Understanding the Defense Retirement Reforms in the Bipartisan Budget Act
As CRFB has explained in a recent analysis, the Bipartisan Budget Act under consideration in the Senate would replace a portion of the mindless sequester cuts with more targeted reforms. One controversial proposal in the bill would reduce cost-of-living adjustments for working-age military retirees. This blog explains that provision.
In broad terms, the Bipartisan Budget Act would use $85 billion of targeted deficit reduction to pay for almost $63 billion of defense- and non-defense sequester relief. As a result, the $20 billion defense cut which would occur in mid-January is replaced with a small increase.
The military retirement provision in particular would reduce COLAs by 1 percent (but not to below 0) for working-age pensioners below 62 (many of whom work in second careers), with a one-time catch-up at 62 so that retirees above age 62 are held completely harmless. This provision would save $6 billion in mandatory spending, but by reducing the amount the Department of Defense has to fund their pension accounts, actually allows $8 billion more in defense spending.
In other words, the savings from the military retirement provisions are not actually going toward deficit reduction, but instead toward funding other defense needs. The Pentagon can make much-needed reductions to its compensation costs and free up resources to build an adaptive 21st Century military.
Understanding Military Retirement Benefits
Currently, members of the military become eligible for retirement benefits after 20 years of service. As a result, many start receiving retirement benefits as early as their late 30s, and on average begin collecting by age 42. For 20 years of service, benefit levels generally equal half of a beneficiaries' highest 3 years of work, and 2.5 percent more for each additional year worked beyond 20. Benefits then grow every year with the Consumer Price Index.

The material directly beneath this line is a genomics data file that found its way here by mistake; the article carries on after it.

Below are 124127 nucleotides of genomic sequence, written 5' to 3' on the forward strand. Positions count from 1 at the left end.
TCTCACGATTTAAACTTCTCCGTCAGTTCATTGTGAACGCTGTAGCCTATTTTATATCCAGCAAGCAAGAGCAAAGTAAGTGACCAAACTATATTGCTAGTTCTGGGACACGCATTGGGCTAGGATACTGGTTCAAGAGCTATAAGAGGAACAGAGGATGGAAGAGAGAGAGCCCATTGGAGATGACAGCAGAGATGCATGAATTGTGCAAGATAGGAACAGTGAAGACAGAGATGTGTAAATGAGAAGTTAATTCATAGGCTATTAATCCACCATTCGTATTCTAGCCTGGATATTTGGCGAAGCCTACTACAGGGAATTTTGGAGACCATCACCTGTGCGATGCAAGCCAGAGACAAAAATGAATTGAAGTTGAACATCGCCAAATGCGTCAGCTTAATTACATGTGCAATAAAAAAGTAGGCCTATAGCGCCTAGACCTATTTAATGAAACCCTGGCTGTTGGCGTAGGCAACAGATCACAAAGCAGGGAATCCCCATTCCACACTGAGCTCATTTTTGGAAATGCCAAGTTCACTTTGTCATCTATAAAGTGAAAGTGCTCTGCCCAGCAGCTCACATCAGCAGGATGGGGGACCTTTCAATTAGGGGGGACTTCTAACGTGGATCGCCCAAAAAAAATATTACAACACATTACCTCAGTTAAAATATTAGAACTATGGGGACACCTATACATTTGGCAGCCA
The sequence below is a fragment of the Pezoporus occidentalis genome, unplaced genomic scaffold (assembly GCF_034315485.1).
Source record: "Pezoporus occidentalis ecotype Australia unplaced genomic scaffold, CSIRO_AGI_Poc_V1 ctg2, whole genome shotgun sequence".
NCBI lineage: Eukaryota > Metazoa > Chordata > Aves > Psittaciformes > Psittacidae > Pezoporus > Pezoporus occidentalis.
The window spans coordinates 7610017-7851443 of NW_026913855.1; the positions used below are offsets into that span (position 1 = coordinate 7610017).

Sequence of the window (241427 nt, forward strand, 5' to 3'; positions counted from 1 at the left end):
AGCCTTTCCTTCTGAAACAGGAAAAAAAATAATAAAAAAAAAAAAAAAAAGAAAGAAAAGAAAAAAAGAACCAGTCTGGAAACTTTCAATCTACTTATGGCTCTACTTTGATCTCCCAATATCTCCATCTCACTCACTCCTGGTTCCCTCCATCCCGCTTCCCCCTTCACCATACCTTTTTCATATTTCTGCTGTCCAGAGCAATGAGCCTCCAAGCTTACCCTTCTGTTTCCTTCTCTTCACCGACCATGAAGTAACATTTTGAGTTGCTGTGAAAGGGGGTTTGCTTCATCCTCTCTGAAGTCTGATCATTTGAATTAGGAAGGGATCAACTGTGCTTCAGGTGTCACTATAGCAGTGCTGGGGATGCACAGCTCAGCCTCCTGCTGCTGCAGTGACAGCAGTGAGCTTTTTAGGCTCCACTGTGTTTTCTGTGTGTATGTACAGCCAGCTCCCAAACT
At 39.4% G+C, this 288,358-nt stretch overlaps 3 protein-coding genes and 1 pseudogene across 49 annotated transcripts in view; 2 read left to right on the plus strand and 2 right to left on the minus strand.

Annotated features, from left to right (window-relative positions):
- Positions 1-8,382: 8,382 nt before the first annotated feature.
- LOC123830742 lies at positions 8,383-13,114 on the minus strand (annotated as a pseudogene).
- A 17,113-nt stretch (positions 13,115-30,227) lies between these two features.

The fact that members of the military can retire so young has important implications. For one, most retirees have second careers while collecting their pensions – sometimes as civilian employees at DoD, sometimes as military contractors for high profile companies, and sometimes in fields completely unrelated to their military service.
It also means that a military retiree is likely to spend more time collecting retirement than serving in the military; an officer who serves for 20 years beginning at age 22 and then lives to the average male life expectancy of 82 will have collected 40 years of retirement benefits for 20 years of service. In the private sector and civilian workforce, the opposite tends to be true – most Americans spend closer to 40 years working to collect 20 years of retirement benefits.
Why Is Military Retirement In Need Of Reform?
According to the Defense Business Board, military retirees eligible for pensions receive a benefit more than 10 times greater than private sector equivalents. Although there is good reason to provide generous benefits for those who serve in the military, many defense experts and officials worry this level of benefits is ultimately unsustainable.
According to Defense Secretary Gates in 2010, "Health-care costs are eating the Defense Department alive, rising from $19 billion a decade ago to roughly $50 billion." Current Secretary Hagel said “Without serious attempts to achieve significant savings in this area, which consumes roughly now half the DOD budget and increases every year, we risk becoming an unbalanced force, one that is well-compensated but poorly trained and equipped, with limited readiness and capability.”
Although health benefits are a big part of this, funding retirement benefits cost about $16 billion per year – which is about 34 cents for each dollar of basic pay for active duty personnel. The cost of military benefits is growing over time, while sequestration means that the total money available is shrinking. The chart below shows the amount of each service member's total compensation package (including health and retirement costs), which has grown faster than inflation.